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Renton School District still considering Teach for America
The Renton School District is still in communication with the non-profit organization, Teach for America, to staff hard-to-fill positions in the district.
Randy Matheson, the district's spokesman, called the Renton Reporter midweek to clarify his earlier statements that the district was no longer discussing using graduates of the program to fill open district positions.
The ongoing discussions with Teach for America include the Renton Education Association and the University of Washington, which hosts the Teach for America program locally.
Currently, the Renton School District has about 75 positions it needs to fill for the next school year.
Originally, Matheson said the district took the question of using Teach for America off the table.
The district has yet to present the school board with a formal plan or contract for how its work with Teach for America might play out, Matheson said.
The district may not have to pay the $4,000 fee that comes with using each Teach for America teacher, he said.
The program works by allowing Teach for America participants, who have degrees but not teaching certificates, to work in a school district, while they are pursuing their certification at a university.
In this case, Teach for America participants are enrolled in the University of Washington's Accelerated Certification for Teachers program.It is a state-approved, alternative-route certification program.
"State law says that if a teacher is not certified in a position, then the only thing a school district can do is put a teacher in with a degree for 19 days only," said Matheson.
Because the Teach for America participants are working on their certification, they are allowed to stay for the whole year.
The district's decision to use Teach for America participants has nothing to do with Teach for America being a great program, Matheson said.
It has to do with the district always having some hard-to-fill positions such as in Special Education, English Language Learners, math, science and other specific content areas.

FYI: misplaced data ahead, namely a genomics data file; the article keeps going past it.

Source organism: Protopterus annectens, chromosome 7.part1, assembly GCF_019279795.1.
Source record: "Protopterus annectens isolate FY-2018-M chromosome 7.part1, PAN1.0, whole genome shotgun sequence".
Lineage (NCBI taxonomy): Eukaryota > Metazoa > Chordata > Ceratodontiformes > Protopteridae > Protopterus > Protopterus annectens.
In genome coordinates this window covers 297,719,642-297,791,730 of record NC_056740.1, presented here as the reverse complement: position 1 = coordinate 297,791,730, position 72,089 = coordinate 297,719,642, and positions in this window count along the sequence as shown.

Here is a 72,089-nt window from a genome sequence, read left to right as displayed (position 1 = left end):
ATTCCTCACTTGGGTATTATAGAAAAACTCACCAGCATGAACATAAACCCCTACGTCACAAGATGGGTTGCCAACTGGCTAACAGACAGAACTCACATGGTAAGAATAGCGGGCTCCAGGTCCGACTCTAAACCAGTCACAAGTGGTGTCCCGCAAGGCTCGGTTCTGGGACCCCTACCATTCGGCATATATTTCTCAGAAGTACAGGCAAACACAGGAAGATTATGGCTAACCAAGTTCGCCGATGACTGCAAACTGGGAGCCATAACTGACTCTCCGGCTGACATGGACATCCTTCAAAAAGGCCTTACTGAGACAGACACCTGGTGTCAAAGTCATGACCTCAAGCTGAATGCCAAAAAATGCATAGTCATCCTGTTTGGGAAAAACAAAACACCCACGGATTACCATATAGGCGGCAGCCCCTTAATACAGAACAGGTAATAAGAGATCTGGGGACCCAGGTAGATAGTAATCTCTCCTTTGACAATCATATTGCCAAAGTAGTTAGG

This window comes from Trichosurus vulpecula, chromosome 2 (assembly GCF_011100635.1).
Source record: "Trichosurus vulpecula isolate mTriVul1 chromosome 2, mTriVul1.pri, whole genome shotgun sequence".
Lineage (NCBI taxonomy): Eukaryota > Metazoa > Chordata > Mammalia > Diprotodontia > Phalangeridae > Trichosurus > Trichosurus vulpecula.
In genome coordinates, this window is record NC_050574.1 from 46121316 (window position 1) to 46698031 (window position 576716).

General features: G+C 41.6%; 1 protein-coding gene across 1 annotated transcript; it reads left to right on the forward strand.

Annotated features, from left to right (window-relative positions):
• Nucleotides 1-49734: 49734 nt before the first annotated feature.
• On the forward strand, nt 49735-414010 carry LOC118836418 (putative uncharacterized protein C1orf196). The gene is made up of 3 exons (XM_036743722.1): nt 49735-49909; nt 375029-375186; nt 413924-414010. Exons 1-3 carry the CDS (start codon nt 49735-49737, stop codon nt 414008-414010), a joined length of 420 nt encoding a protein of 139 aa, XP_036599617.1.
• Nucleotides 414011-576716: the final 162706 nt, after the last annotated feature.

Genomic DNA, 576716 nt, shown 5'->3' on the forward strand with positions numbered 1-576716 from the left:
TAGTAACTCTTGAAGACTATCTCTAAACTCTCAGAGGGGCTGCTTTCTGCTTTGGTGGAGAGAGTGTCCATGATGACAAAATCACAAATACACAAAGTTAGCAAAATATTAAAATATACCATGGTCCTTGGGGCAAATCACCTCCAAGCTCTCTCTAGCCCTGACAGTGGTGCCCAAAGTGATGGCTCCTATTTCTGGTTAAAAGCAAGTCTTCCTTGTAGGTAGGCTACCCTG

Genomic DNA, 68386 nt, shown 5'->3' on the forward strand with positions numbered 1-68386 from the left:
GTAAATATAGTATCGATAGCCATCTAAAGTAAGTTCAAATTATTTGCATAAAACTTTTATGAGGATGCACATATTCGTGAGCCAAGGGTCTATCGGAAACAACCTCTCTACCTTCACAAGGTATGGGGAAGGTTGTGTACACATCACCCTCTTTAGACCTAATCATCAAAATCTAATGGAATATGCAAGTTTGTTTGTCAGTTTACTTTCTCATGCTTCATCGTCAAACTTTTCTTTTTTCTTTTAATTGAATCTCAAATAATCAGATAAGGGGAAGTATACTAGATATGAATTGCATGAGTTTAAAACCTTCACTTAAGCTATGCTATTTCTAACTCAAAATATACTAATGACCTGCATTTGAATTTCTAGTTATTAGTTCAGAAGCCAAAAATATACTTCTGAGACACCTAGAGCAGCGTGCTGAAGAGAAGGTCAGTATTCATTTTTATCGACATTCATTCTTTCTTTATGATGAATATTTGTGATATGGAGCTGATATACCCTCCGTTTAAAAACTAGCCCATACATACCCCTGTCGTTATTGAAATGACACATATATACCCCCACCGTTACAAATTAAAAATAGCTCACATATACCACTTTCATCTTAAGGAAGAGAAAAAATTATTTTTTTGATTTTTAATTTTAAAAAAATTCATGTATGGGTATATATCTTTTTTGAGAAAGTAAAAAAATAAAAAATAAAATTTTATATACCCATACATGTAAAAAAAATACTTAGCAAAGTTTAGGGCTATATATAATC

According to Matheson, the district has at least one or two of these positions a year.
The Renton Education Association is working with the district also to see if there are current teachers to fill those positions, opening up those not-hard-to-fill positions, Matheson said.
Superintendent Mary Alice Heuschel issued a statement in a district press release on Wednesday.
"I am committed to remaining diligent and working with all teacher preparation and all alternative routes and certification programs to demand they are graduating and certifying high-quality candidates to teach in our schools," Heuschel said. "I serve on two university education advisory boards to contribute to the on-going efforts to improve education preparation programs."
Although this is the first time the district has worked with Teach for America, currently there are several principals and more than two dozen teachers, mostly in career and technical education fields, who have alternative teaching certifications similar to Teach for America.
A release states that the district's plan now is to continue to work with the teachers union leadership, teachers and the community to get to an understanding about the UW Accelerated Certification for Teachers and its relationship with Teach for America.
The district will do this before presenting an agreement with UW Accelerated Certification for Teachers program and Teach for America to the school board.
According to the district, should it move ahead with the process, Teach for America staff would have to apply and interview like other applicants to be selected for a job.